GÓSOL, Spain — The castle that crowns the hill above the village of Gósol used to be among the grandest along Spain’s border with France, with views of fertile farms and forests rich in timber that stretched up to the cloudy mountaintops.
But the castle is in ruins now, and until last year, Gósol had fallen on hard times, too. The town census had gone down in nearly every count since the 1960s. The school was on the verge of closing for lack of students. The mayor had even taken to television with a plea to his countrymen: Come to Gósol, he asked, or the town would disappear.
It took a pandemic for Spaniards to heed his call.
Among those who packed their bags was Gabriela Calvar, a 37-year-old who once owned a bar in a beach town near Barcelona, but watched it go under during last year’s lockdowns and decamped to the town in the mountains for a new start.
María Otero, a web designer who found she could telecommute, brought her husband and three children to Gósol, the place where her grandparents had been born, but where she had only spent the summers milking cows on visits.
It was the rare silver lining of a troubled time: About 20 or 30 newcomers to a dwindling town of 140 souls, where even the tiny school on the town plaza got a second chance after parents started enrolling their children there.
“If it weren’t for Covid, the school would have closed,” said Josep Tomás Puig, 67, a retired mail carrier in Gósol who spent his life watching the younger generation depart to Spain’s cities. “And if the school closed, the town might as well have closed too.”
Gósol was hardly the first village in the country to be on a the brink of disappearing. For decades in Spain, a landscape of walled cities, stone bridges and ancient winding roads has become mostly abandoned as generations of young people left for cities. La España Vacía, or “the Empty Spain,” is the phrase that was coined to describe the blight.
Elderly pensioners wander empty streets with few shops and no schools. In 2005, a British man bought an entire village in the region of Galicia — one of an estimated 3,000 that are abandoned there — for 45,000 euros, less than $55,000. This year, a local political party that’s made advocating the oft-forgotten province of Teruel its sole aim won seats in Spain’s national legislature. It’s name: Teruel Exists.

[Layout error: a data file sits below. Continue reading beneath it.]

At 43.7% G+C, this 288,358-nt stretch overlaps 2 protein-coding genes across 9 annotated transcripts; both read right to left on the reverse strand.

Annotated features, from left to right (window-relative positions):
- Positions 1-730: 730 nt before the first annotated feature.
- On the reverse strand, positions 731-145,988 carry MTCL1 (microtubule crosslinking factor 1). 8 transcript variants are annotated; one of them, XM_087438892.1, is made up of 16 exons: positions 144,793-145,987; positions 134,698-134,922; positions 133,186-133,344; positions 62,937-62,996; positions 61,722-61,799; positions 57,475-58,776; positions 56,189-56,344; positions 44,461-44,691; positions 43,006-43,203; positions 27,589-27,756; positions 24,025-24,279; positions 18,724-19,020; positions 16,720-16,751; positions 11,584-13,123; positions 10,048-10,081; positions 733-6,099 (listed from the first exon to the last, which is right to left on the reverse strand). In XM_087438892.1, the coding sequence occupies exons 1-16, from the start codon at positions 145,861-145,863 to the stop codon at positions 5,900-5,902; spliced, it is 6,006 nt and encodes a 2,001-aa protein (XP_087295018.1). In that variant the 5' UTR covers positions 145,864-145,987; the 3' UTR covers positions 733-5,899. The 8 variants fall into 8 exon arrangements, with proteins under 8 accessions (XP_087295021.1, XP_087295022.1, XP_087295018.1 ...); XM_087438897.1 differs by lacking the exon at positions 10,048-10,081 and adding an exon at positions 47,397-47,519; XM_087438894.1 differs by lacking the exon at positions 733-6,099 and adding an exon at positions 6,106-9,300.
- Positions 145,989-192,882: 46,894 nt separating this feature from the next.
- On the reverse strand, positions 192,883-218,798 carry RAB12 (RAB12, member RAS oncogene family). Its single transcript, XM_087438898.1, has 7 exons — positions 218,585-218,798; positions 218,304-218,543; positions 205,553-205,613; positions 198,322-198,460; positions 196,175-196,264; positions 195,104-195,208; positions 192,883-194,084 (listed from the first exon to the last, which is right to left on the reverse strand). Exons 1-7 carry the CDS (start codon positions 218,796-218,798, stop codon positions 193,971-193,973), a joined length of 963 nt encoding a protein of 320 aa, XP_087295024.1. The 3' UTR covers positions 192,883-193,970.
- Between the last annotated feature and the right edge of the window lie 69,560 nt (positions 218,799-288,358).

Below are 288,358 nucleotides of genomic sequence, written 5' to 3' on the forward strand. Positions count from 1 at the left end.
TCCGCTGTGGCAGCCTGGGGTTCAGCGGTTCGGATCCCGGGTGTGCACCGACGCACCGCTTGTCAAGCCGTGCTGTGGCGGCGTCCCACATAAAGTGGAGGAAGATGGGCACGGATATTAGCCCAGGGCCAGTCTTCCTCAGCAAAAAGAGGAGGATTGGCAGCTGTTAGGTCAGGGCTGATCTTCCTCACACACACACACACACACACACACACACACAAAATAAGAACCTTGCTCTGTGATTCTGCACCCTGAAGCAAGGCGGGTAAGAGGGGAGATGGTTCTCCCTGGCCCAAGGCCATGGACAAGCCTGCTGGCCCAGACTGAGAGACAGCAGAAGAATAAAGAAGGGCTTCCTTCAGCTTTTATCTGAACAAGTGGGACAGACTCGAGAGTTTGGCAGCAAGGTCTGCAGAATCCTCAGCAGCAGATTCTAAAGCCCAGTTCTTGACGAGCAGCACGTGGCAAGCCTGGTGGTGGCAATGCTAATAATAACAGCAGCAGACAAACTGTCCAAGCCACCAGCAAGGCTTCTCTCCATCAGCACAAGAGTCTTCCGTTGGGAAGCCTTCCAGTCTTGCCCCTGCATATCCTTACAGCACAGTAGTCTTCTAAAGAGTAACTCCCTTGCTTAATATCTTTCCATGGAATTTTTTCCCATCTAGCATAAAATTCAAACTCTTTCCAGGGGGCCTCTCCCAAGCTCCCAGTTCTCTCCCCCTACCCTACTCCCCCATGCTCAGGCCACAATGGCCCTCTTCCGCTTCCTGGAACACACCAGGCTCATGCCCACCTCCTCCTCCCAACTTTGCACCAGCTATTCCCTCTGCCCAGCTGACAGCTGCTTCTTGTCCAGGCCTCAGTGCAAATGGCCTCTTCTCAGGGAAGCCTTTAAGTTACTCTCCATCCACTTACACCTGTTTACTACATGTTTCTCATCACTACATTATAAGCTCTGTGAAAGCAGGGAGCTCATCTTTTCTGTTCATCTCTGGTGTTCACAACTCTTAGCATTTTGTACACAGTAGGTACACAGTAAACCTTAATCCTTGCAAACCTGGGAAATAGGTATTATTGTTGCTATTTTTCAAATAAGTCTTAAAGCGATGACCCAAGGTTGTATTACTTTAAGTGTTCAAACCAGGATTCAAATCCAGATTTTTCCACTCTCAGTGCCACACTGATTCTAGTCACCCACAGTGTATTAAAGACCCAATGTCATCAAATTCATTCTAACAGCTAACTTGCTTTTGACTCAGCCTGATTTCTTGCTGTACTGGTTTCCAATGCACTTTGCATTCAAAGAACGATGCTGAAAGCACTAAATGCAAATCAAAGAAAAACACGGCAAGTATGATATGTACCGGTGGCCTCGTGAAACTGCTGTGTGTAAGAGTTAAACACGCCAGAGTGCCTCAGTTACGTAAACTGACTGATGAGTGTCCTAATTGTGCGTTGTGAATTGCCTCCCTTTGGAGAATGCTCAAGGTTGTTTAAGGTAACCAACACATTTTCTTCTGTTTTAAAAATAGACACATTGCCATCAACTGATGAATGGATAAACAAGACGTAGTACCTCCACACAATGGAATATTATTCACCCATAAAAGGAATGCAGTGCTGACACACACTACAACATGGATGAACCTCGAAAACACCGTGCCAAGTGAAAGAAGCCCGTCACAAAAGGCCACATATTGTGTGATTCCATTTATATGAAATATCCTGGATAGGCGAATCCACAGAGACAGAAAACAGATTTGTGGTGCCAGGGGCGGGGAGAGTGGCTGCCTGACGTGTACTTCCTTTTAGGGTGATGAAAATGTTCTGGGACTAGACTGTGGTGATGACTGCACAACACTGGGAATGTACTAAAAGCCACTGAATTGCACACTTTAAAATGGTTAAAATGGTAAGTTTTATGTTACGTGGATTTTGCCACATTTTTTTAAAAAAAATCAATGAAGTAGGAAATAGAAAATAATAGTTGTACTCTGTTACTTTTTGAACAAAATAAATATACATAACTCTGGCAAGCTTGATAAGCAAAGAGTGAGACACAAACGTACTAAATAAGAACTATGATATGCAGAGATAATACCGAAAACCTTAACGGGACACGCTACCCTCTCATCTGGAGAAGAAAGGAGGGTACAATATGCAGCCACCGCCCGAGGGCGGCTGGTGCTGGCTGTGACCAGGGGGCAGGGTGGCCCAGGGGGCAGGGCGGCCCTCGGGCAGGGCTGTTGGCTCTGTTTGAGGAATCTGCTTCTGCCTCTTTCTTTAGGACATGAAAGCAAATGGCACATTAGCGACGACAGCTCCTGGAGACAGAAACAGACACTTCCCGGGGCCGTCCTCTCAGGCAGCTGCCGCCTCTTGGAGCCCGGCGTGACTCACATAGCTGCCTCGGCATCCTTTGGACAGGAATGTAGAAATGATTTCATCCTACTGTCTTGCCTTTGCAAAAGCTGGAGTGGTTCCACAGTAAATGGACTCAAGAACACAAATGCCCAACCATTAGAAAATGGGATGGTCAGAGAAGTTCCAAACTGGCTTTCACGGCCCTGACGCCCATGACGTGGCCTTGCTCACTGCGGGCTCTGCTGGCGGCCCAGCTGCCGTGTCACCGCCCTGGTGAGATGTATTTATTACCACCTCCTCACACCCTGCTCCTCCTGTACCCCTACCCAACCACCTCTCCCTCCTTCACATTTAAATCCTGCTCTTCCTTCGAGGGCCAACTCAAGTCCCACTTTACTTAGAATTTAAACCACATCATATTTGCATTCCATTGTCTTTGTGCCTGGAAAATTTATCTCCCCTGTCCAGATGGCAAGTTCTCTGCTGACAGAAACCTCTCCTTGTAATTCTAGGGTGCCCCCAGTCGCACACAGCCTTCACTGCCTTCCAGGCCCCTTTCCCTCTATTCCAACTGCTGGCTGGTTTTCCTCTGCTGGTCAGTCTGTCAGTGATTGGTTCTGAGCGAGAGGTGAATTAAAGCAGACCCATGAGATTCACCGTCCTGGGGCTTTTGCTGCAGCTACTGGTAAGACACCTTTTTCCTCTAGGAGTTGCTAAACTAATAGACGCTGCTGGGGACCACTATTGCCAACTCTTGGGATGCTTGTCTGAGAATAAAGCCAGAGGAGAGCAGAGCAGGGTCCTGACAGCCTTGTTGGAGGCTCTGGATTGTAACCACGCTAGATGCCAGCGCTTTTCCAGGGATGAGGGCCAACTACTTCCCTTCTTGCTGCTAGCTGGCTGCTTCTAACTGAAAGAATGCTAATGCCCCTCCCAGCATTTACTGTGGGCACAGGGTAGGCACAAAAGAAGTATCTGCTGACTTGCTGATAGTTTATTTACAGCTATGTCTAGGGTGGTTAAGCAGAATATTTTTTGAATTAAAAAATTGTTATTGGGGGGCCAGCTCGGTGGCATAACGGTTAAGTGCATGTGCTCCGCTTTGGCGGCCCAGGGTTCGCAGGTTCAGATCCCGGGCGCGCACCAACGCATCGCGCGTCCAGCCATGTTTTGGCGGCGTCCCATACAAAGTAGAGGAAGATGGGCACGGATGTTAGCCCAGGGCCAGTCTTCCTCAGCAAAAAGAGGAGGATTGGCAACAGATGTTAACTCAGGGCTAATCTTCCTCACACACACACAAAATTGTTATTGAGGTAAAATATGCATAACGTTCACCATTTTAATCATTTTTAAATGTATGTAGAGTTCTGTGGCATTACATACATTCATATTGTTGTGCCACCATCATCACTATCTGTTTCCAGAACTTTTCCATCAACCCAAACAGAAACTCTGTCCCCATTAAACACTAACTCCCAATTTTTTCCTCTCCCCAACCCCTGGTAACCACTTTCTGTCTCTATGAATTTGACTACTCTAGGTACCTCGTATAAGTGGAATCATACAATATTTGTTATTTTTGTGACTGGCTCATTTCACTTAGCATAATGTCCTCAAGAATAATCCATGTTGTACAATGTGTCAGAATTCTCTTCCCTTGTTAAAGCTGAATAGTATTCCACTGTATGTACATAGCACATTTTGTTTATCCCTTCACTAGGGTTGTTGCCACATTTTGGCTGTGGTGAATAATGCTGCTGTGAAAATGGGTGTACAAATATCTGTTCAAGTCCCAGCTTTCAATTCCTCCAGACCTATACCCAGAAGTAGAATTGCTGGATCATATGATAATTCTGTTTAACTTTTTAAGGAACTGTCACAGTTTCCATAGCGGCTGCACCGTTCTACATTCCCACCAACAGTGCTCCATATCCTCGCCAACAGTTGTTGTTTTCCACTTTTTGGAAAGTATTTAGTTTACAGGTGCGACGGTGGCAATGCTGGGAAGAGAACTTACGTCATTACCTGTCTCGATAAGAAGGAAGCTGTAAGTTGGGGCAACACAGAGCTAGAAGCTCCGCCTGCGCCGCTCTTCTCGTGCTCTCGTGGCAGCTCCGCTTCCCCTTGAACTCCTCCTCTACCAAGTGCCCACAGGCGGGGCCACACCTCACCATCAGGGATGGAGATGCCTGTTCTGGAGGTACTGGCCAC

Yet tiny Gósol had fared better than many others, residents say.
It sits in the wealthy autonomous region of Catalonia, in a majestic valley in the Pyrenees Mountains that brought tourists and part-time residents in the summer months. Among the notable tenants was Pablo Picasso, who arrived in 1906 when the population stood at about 745 residents. The artist painted much of his famed “Rose Period” work in Gósol, riding the wave of what he called an “epiphany of inspiration.”
But the epiphany wasn’t enough to keep him there — he left Gósol before the end of the year, and so did many others in the decades since.
By 2015, the situation had gotten critical. The number of permanent residents was 120 and falling. The mayor went on television warning, among other things, that the school was about to close because it was down to five students. He asked for young families from elsewhere to repopulate the town.
Rafael López, a former renewable energy entrepreneur whose business collapsed in Spain’s 2008 financial crisis, was interested. “My mom said she saw this on TV,” said Mr. López. “And I said, ‘Well, what do you say if we take the car and go have a look, see what’s there?’”
Over the next months, hundreds of people came to Gósol to kick the tires. They said they were impressed by the quaint homes and the ruined castle atop the hill. There was the cool mountain breeze and the tinkling of cow bells heard over the hillsides.